And it wasn't even raining out or anything. That cardboard was only there to shield the driver from a cool breeze. Wear a coat!

Overtime in the playoffs  


and Peyton Manning, the star of the NFL (and current MVP) spent the entire time on the bench.   No more sudden death!

The Harlem Shuffle  


In 1986, The Rolling Stones were set to release their much anticipated single, "Harlem Shuffle".  Howard Stern, having recently taken over mornings for K-Rock, touted that he was going to be the first one to play it.   Not only did this stir up attention, but it was also a jab at other stations who smugly prided themselves in always having the scoop on such exclusivity.   

Anyway, Stern played the single (which was the Stones' interpretation of an old song) non stop for days.  The other stations were upset.  And the Stones' attorneys eventually sent a cease and desist letter.   For you see, it wasn't the real song, but rather Fred Norris' best guess at what a Rolling Stone's version of Harlem Nights would sound like.  

And not only were the other stations fooled (even when they were told it was a fake), but when the real version came out, it sounded disturbingly similar to Fred's version.   King Norris indeed!

It pains me that none of my friends religiously listen to Howard Stern anymore.  I feel like every "episode" provides ample material to dissect and discuss. 

Ever see a player gain 9 yards only to stretch out for that 10th on first down?  So have I.  And it's one of the dumbest plays in football.  The chances of getting a first down after 2nd and 1 is much greater than the chances of getting another 10 yards.  Especially if teams woke up and started going for it on 4th down more.  

Miley Cyrus is a true thespian  


Any fan of Howard Stern can tell you that Robin loves to sprinkle stupid actors talking about their stupid movies during her news.   On a good day, Howard can riff on how empty and fake these conversations are.  On a bad day, however, Howard will cut off an actor after 3 seconds and say "ok, terrific, anything else Robin?"   The latter is what occurred when Miley Cyrus was talking about her role in Bolt.  With that in mind, I'm stunned that I even remember it, but I distinctly recall her talking about how her and John Travolta developed a chemistry as the movie went on.   See, because, you know, like it's weird and stuff to "act" when all you are doing is talking into a microphone, but as the like scenes went on and stuff, we developed a chemistry.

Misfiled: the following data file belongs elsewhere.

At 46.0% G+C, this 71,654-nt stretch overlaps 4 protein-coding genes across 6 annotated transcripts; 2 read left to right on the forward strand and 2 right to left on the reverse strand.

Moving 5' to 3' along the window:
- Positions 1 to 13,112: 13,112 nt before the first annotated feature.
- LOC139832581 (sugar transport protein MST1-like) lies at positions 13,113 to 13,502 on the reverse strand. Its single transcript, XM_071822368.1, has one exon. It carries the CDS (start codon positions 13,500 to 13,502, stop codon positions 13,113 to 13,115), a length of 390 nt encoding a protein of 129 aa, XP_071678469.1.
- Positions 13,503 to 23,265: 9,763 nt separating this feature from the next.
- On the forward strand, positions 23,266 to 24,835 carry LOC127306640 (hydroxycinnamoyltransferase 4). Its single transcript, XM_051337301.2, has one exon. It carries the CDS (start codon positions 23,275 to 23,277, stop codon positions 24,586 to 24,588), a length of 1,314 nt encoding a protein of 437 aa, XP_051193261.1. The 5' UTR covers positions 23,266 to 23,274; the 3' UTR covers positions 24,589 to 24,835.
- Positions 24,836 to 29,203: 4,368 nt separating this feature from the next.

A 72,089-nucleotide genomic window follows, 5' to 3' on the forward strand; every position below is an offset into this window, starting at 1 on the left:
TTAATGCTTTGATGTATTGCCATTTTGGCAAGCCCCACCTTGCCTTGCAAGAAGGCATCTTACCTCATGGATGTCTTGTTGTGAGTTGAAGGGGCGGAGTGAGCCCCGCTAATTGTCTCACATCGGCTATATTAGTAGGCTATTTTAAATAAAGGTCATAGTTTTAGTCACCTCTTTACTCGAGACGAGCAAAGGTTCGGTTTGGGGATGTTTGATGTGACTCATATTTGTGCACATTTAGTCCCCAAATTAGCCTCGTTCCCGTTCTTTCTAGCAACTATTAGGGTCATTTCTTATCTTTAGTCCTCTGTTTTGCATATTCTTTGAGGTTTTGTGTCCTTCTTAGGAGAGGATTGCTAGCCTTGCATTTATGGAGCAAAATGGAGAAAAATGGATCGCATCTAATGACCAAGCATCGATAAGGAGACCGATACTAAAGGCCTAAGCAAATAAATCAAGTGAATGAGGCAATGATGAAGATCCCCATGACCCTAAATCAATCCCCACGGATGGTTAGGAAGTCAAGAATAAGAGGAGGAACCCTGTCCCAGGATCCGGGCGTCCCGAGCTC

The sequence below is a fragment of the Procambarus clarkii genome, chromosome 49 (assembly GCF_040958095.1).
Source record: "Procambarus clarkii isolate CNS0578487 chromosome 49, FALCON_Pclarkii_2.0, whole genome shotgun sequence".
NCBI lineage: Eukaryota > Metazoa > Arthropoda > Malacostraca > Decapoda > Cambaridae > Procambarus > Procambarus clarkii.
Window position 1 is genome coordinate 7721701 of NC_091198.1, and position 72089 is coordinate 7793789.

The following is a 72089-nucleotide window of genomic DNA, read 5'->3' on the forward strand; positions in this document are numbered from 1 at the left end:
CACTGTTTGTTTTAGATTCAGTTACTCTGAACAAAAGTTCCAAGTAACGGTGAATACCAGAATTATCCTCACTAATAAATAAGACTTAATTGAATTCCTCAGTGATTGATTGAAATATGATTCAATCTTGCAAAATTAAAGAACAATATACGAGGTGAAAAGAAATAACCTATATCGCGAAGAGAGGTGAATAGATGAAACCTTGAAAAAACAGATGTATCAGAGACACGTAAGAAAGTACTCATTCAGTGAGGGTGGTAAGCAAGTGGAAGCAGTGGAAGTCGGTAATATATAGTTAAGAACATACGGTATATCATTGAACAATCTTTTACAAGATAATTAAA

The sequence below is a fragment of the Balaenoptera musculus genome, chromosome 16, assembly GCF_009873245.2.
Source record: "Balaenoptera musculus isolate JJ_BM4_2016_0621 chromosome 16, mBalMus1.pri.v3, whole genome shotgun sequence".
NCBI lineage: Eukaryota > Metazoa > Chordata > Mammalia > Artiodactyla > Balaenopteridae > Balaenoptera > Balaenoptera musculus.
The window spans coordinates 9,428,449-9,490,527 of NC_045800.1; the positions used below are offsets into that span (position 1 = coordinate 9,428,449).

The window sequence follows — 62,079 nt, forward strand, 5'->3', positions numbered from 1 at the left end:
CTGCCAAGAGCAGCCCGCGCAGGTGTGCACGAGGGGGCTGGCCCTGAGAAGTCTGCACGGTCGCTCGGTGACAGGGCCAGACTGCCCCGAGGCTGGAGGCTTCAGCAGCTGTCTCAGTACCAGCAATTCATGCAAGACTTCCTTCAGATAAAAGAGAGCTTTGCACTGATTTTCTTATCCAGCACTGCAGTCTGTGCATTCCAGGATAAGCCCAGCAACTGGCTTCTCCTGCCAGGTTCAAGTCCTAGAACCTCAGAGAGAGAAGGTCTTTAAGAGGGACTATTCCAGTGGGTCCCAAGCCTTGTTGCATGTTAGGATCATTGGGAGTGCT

That's absurd on its face.   I don't believe in chemistry in a dugout, and I don't believe in it in a cartoon about dogs.  But then I actually watched the movie and I'm now blown away by her statement.  For, you see, her character and the dog don't actually talk!  Bolt talks to other animals.   And Miley's character will say stuff like "come here bolt", but they don't actually communicate with each other.   At best, there was a time or two where she was calling out for Bolt, and, unbeknownst to her character, Bolt was saying "here I come."

So what kind of chemistry was she talking about?   The only thing her character can here is "woof woof".   What kind of method acting is required to be able to connect to a dog like that?

What in the world is she talking about ???????

American Idol fans...our future  


Not sure how I missed this moment of Hathos from 2008

You dropped something...  


I was recently reminded of a bus driver that used to fascinate me.   Even though it's been years since I've been on one of his buses, he has greatly impacted my life.

Several buses travel the same route, and I would always leave school at different times, so I would only encounter this this bus driver a couple of times a month.   On one of my first trips with him, he startled me as I was getting on.

"You dropped something!"

Turning around on the narrow steps of a bus is no easy feat.   Especially when you have a backpack full of books, headphones, and a big heavy coat.  And the twisting and turning was extra awkward as there were a line of people forming behind me.  Finally I gave up and gave the driver a puzzled look.

"Do you want to know what you dropped?"

"Yes, please."

"You dropped your money in my machine.   Bwahahaha!"

I quietly shuffled to my seat.   I suppose that was a mildly amusing joke in theory, but it was very rattling.   The process of getting on the bus and paying is very stressful.  If your bill is a little wrinkled and gets rejected, people get very antsy.   I've actually seen arguments start because people don't have their money ready to go ahead of time.  Meanwhile, this driver was intentionally sabotaging my turn in line by slowing me down.  

Every time I wound up on a bus with this particular driver, I thought about that joke.   Then, about two months later, I heard him do it someone else!   Now, the gears in my head really began to churn.   How often does he tell this joke?  How does he choose which customer to pull it on?   Does he go insane waiting for the next time he can tell this joke?  "just one more lap around and then I can use it again!!!"  When did he first come up with the idea of the joke?   Was he on the job, or maybe he writes his material at home beforehand?  So many questions.

I would love to see data on this driver and that joke.   I would fund a whole study complete with a bunch of scientists in white coats.    Human behavior is so peculiar.